• 17. … three major evolutionary periods in the development of the brain that are characterized by three recognizably distinct ways of solving adaptive challenges). Under this model, the "neocortex" represents that cluster of brain structures involved in advanced cognition, including planning, modeling and simulation; the "reptilian brain" refers to those brain structures related to territoriality, ritual behavior and other "reptile" behaviors; and "limbic brain" refers those brain structures, wherever located, associated with social and nurturing behaviors, mutual reciprocity, andother behaviors and affects that arose during the age of the mammals. The three brains aresaid to act in coordination or competition in this variationhttp://en.wikipedia.org/wiki/Triune_brain The three areas are referred to by a number of more or less illuminating labels. Of thesethe most graphic is to refer to the brain stem as the reptilian brain, the limbic system as themammalian brain and the neo-cortex as the primate brain, thus encapsulating various‘stages’ of evolution in the naming system. While the recapitulation of evolution that this implies is not an exact representationeither of evolution or of the current brain structure, the best view of the model is that itappears to be an excellent heuristic for discussing the varied brain elements and theirimpact on behaviour (Panksepp, 1998). Central to the argument that is relevant for ourpurposes is that the three elements pull the individual in different directions at differentmoments and under pin what cognitive scientists call System 1 and System 2 thinking (akinto the rider/elephant model mentioned above): In System 1 thinking, one relies heavily on a number of heuristics (cognitivemanoeuvres), key situational characteristics, readily associated ideas, and vivid memories toarrive quickly and confidently at a judgment. System 1 thinking is particularly helpful infamiliar situations when time is short and immediate action is required. While System 1 is functioning, another powerful system is also at work, that is, unlesswe shut it down by abusing alcohol or drugs, or with fear or indifference. …"System 2," thisis our more reflective thinking system. It is useful for making judgments when you findyourself in unfamiliar situations and have more time to figure things out. It allows us toprocess abstract concepts, to deliberate, to plan ahead, to consider options carefully, toreview and revise our work in the light of relevant guidelines or standards or rules ofprocedure. While System 2 decisions are also influenced by the correct or incorrectapplication of heuristic manoeuvres, this is the system which relies on well-articulatedreasons and more fully developed evidence. It is reasoning based on what we have learnedthrough careful analysis, evaluation, explanation, and self-correction. This is the systemwhich values intellectual honesty, analytically anticipating what happens next, maturity ofjudgment, fair-mindedness, elimination of biases, and truthseeking. This is the system which 17Stephen Mugford and Nova Inkpen Reintegration Ceremonies Revisited: Experience and Theory For Advancingthe Argument. Presented to the 3rd National Conference on Restorative Justice, June 2011 Raleigh NC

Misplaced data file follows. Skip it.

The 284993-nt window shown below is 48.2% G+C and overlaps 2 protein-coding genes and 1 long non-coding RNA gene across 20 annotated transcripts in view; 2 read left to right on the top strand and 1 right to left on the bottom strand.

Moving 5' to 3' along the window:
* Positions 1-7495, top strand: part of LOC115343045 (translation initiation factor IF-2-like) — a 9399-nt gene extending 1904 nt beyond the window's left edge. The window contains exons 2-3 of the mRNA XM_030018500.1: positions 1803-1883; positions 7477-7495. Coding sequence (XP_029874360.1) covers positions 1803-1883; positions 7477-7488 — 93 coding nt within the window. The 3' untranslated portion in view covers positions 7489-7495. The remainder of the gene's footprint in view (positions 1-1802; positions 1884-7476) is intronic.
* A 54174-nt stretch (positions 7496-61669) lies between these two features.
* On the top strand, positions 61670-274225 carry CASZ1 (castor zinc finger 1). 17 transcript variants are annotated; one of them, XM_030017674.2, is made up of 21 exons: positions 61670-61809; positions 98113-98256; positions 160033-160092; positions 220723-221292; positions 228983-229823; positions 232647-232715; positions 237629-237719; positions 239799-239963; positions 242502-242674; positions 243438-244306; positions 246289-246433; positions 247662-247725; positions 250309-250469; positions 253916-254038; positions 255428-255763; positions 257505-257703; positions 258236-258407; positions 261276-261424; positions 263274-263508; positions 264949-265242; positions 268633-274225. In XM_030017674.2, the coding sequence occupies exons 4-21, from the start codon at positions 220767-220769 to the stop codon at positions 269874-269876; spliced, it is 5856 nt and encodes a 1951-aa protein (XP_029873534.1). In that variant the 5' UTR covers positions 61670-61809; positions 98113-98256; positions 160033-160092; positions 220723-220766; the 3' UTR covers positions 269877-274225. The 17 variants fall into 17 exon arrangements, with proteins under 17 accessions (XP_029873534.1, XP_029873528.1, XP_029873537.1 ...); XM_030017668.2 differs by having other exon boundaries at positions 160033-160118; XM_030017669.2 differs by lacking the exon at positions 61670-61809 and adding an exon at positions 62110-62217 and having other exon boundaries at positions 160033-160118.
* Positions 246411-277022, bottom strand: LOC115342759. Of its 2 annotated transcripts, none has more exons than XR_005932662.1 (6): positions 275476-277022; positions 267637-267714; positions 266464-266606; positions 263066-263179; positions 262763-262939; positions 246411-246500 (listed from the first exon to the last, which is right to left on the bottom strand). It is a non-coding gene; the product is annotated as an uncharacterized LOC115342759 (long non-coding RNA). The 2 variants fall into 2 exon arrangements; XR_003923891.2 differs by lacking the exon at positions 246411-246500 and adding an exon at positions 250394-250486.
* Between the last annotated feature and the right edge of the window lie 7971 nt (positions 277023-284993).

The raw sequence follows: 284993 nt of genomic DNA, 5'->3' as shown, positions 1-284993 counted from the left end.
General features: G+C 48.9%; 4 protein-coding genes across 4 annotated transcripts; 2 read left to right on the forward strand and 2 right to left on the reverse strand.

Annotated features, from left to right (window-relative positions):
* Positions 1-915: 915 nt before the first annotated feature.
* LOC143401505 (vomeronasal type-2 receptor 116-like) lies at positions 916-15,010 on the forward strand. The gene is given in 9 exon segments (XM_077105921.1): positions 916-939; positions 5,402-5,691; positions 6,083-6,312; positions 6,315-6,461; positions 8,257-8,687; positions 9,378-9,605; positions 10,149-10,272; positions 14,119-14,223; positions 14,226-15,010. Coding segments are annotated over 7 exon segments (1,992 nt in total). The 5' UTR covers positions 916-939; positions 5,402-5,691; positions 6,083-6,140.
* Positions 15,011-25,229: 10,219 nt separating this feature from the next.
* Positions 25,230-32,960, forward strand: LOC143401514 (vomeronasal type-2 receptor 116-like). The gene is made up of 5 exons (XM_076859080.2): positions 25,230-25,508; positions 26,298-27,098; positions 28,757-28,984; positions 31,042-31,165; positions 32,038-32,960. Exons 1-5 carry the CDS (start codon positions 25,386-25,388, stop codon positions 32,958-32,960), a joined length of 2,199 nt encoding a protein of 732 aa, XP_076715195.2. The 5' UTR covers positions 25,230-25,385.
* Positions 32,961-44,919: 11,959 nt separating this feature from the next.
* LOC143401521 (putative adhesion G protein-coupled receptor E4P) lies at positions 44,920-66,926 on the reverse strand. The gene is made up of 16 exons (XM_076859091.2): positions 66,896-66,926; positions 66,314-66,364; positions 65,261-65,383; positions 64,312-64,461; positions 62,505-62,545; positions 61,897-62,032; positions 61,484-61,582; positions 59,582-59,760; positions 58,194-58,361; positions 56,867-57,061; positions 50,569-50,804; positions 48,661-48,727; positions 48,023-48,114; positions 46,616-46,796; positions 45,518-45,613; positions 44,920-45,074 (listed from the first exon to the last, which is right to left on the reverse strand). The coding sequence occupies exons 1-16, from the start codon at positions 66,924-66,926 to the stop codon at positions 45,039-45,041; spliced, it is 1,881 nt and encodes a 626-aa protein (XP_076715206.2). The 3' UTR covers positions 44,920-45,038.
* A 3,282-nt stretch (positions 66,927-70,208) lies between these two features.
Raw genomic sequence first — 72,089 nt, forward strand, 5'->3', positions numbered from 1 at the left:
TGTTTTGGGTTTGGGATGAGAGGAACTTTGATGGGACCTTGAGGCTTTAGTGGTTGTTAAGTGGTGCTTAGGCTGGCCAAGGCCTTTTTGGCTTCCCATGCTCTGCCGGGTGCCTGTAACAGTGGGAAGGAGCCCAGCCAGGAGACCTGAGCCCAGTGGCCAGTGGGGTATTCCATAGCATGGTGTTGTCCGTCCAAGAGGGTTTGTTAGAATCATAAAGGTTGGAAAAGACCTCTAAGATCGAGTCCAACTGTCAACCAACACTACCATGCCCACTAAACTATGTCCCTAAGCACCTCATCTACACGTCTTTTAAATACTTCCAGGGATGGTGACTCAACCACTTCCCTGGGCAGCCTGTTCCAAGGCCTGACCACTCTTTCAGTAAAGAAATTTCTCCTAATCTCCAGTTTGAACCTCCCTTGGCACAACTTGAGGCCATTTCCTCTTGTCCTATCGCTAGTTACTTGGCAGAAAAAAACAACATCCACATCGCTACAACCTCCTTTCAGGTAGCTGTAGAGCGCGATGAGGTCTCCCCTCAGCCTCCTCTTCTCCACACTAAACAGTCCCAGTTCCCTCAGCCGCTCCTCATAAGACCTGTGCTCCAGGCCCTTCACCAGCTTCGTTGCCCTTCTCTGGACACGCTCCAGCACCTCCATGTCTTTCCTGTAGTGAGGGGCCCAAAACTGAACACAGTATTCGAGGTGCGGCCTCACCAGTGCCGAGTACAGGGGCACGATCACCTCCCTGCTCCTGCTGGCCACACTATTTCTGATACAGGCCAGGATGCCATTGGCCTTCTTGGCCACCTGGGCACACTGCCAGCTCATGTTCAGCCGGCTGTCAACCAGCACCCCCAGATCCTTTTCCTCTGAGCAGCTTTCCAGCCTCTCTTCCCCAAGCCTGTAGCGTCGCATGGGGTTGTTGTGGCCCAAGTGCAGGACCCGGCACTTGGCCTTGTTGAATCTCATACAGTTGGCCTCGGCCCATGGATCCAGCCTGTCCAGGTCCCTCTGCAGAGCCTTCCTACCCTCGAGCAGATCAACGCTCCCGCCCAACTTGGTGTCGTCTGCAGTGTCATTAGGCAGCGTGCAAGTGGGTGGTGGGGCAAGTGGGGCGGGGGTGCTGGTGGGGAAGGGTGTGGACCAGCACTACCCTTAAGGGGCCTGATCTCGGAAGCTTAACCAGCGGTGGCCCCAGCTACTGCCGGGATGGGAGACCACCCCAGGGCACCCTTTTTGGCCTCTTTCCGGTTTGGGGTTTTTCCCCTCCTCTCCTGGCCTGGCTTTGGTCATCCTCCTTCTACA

• 18. we rely on to think carefully through complex, novel, high- stakes, and highly integrativeproblems http://www.telacommunications.com/nutshell/cthinking5.htm System 1 is, biologically speaking, ‘fast, feral and frugal’ and there is an inherentpreference to make many quick and routine judgements by utilising it as opposed to system2 which is slow, considered and bio-chemically expensive. In a well-developed and sensibleadult, system 1 contain numerous useful heuristics that are partly derived from training andexperience and system 2 operates as thoughtful oversight. Crucial to the application of these ideas to our task at hand, however, is the fact that theprimate brain or neo cortex does not complete its development in people until some time intheir 20s and develops differentially from one person to another, with some people neverdeveloping as fully as others. For this reason, the capacity of System 2 to override andmonitor system 1 is not fully in place until past adolescence, if ever. In addition, thecomponents that make up system 1, which is at least partly based on experience, are alsomore limited in younger people with less experience of life. Understanding these biologically based aspects of development gives both support andsharper focus to the model of development derived from Kegan, Kohlberg and others. Weare able to see that the stages of development that the cognitive psychologists identify viaobservation are themselves grounded in biological development. Assertion 4:The structure of the brain gives rise to a parallel structure of moralities. Themost direct application of this model is found in the work of Darcia Narvaez (e.g. Narvaez,2009), although a number of other scholars make similar arguments. Narvaez suggests that each part of the brain gives rise to a distinct ‘ethic’: the reptilianbrain, which is largely instinctual, gives rise to an ethic of security, the mammalian brain toan ethic of engagement and the primate brain to an ethic of imagination. The Security Ethic represents the most primitive moral sense that humans display. It is rooted in the oldest parts of the brain, [which] drives territoriality, struggles for power, imitation, deception, and maintenance of routine and following precedent. Emotion systems related to fear, rage, and seeking (exploring) reside here. The Ethic of Engagement represents the heart of morality. …[developed fully it ] leads to values of compassion, tolerance, and openness to others The Ethic of Imagination represents the mind of morality, with its fullest expression in the human species. The real work of moral judgment and decision- making has to do with the coordination of instincts, intuitions, reasoning and goals by the deliberative mind – the work of the Imagination Ethic. Deliberative reasoning, one capacity of the Imagination Ethic, relies on explicit memory and develops slowly through experience and training. The Imagination Ethic uses at least two powerful tools. One is “free won’t,” the ability to countermand instincts and intuitions, an ability that allows humans to choose which stimuli are allowed to trigger emotional arousal or action sequences. A second tool of the Imagination Ethic is the ability to frame behaviour, to explain the past and imagine the future, which contribute to 18Stephen Mugford and Nova Inkpen Reintegration Ceremonies Revisited: Experience and Theory For Advancingthe Argument. Presented to the 3rd National Conference on Restorative Justice, June 2011 Raleigh NC